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Neil Blumenthal

Neil takes a radically new approach to the design, manufacturing and sale of eyewear, providing those who love glasses with high-quality, affordable alternatives, and those without access, a chance to see, and earn a living through distribution.

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“It’s not just about giving them away, it’s about creating sustainable solutions that foster economic development.”

​Despite not having spent his childhood dreaming of eyewear design, Neil Blumenthal says he’s “one of those guys that always said, ‘I want to change the world.’” As one of the four co-founders of Warby Parker, he has — by drastically altering the retail eyewear industry. The company also increased common knowledge of the luxury industry by being a leader in a new industry: young companies that bring high-quality products directly to customers at a fraction of the cost.

Warby Parker achieves this feat through a process that’s beautiful in its simplicity. Neil explains, “through the Internet we’re able to bypass all the middle men, bypass the licensing companies, bypass the optical retailers.” Knowing this, “suddenly the light bulbs started going off,” and Neil was able to create a product that, at $95, costs roughly one fifth what eyeglasses usually do. Customers can order test pairs from the website or use facial recognition software to find the frames that are right for them with ease, and because of their value, often end up purchasing multiple pairs. Considering the versatility and affordability of such a system, it’s no wonder Warby Parker hit its first-year sales targets in just three weeks.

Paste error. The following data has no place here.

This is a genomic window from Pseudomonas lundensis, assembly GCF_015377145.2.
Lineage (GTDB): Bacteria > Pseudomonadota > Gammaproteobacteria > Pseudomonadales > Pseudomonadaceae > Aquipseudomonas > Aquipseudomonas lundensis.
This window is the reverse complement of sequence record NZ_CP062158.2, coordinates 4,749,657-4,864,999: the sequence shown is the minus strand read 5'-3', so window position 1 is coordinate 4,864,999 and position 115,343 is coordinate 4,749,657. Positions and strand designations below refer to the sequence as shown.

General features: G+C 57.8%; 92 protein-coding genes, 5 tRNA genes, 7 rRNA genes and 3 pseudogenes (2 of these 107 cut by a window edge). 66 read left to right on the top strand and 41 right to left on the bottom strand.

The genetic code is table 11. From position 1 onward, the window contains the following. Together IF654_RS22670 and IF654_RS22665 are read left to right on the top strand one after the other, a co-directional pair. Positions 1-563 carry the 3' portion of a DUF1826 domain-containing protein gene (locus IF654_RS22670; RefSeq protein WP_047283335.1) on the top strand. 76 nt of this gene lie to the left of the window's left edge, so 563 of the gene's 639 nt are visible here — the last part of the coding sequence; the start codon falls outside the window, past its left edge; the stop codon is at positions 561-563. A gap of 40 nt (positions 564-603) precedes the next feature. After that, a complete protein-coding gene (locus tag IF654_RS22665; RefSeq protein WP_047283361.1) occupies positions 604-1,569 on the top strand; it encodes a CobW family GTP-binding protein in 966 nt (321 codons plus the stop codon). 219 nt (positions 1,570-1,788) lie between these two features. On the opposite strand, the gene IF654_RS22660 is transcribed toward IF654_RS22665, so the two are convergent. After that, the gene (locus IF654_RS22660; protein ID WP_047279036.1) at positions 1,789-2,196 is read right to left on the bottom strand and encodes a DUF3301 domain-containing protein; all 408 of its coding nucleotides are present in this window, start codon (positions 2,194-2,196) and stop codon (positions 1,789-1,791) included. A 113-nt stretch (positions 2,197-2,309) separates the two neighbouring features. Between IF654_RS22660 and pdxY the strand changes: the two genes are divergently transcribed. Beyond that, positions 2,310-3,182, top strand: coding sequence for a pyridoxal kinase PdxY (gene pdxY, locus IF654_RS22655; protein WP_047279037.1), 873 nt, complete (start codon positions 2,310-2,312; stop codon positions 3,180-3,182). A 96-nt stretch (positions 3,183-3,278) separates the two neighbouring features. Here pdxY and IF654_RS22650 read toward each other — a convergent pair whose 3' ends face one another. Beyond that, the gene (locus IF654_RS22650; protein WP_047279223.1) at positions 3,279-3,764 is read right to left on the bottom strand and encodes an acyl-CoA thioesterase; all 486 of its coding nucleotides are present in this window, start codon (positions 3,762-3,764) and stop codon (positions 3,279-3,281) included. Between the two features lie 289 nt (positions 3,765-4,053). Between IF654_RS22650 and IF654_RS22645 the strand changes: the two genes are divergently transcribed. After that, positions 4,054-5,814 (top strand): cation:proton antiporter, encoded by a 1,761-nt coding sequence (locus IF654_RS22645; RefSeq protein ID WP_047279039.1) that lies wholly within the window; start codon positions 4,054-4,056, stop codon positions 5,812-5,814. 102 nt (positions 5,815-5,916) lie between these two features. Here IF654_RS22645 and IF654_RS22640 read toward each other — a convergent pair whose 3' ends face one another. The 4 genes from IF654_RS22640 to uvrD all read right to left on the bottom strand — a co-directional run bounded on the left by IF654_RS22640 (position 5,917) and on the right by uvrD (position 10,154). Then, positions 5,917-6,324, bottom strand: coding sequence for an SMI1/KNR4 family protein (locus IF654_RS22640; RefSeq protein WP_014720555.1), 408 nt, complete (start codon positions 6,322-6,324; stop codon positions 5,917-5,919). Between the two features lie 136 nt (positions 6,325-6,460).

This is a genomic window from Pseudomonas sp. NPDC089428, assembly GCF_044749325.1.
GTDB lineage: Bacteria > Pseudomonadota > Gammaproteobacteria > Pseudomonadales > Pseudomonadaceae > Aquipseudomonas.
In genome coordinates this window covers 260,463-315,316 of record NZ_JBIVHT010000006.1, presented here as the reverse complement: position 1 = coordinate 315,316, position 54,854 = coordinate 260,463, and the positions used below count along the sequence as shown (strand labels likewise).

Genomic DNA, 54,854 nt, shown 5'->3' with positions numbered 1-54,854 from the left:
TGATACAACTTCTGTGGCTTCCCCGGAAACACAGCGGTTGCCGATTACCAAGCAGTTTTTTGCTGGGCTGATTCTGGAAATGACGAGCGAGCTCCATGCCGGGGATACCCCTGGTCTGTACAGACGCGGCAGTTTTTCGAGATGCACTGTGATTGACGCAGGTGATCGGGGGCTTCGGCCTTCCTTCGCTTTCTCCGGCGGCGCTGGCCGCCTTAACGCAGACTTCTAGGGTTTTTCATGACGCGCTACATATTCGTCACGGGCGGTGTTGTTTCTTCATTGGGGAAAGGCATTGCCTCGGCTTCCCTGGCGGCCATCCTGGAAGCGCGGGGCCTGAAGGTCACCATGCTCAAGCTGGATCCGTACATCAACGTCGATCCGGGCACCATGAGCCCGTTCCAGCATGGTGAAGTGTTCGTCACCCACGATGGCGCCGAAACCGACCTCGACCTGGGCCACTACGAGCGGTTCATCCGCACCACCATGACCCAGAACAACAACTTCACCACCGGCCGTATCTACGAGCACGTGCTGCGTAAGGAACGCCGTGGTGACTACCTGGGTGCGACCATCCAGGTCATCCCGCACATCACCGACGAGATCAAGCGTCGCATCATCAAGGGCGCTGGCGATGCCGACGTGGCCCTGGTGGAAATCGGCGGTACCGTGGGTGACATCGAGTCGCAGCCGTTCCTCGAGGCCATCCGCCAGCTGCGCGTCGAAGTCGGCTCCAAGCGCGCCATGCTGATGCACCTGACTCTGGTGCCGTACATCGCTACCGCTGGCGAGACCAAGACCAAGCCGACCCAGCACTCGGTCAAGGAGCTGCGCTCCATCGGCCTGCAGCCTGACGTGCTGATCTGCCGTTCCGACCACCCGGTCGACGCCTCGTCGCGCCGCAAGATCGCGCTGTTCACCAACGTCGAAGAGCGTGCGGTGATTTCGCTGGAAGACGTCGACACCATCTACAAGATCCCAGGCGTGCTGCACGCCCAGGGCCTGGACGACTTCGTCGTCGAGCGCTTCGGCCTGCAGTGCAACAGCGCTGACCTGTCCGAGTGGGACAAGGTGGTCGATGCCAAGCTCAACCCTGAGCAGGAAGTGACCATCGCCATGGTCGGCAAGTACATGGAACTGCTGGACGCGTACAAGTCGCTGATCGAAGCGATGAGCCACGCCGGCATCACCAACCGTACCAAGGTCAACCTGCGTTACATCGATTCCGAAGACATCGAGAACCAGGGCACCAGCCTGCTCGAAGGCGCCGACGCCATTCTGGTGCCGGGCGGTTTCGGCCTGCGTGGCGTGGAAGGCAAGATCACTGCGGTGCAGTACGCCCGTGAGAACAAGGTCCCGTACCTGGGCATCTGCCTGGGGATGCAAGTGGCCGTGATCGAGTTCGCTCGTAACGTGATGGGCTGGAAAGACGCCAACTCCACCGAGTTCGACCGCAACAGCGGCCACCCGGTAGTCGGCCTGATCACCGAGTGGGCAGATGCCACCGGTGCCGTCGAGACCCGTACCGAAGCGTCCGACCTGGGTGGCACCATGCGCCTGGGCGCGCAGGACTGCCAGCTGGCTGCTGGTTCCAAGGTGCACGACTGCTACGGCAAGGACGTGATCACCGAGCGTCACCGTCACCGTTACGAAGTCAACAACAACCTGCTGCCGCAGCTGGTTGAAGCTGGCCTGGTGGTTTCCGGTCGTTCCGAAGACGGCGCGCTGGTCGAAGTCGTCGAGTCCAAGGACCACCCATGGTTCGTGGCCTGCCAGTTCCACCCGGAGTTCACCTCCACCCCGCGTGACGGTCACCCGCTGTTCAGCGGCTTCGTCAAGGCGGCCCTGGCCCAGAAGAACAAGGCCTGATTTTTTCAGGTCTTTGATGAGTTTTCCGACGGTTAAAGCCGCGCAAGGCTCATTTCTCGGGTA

But Warby Parker wasn’t Neil’s first experience in providing affordable glasses. Even before he met his co-founders (and his wife, the designer behind the jewelry line Rachel Leigh) at Wharton, he served as the Director of VisionSpring for five years. There he helped expand the nonprofit’s reach worldwide, empowering female entrepreneurs in impoverished countries with eyeglasses they could sell in their own communities. This access to vision improvement allows a 35% increase in productivity, furthering the ability of these local economies to thrive more self-sufficiently.

When Neil left VisionSpring for his MBA, he took away more than just the knowledge that manufacturing glasses was far cheaper than any luxury brand would want you to know — he also carried with him the mission to make a difference through accessible vision services. At its very foundation, Warby Parker makes more than just great frames; using a one-for-one model, each pair that is purchased allows one pair to be donated. Feeling good about doing good has never looked better.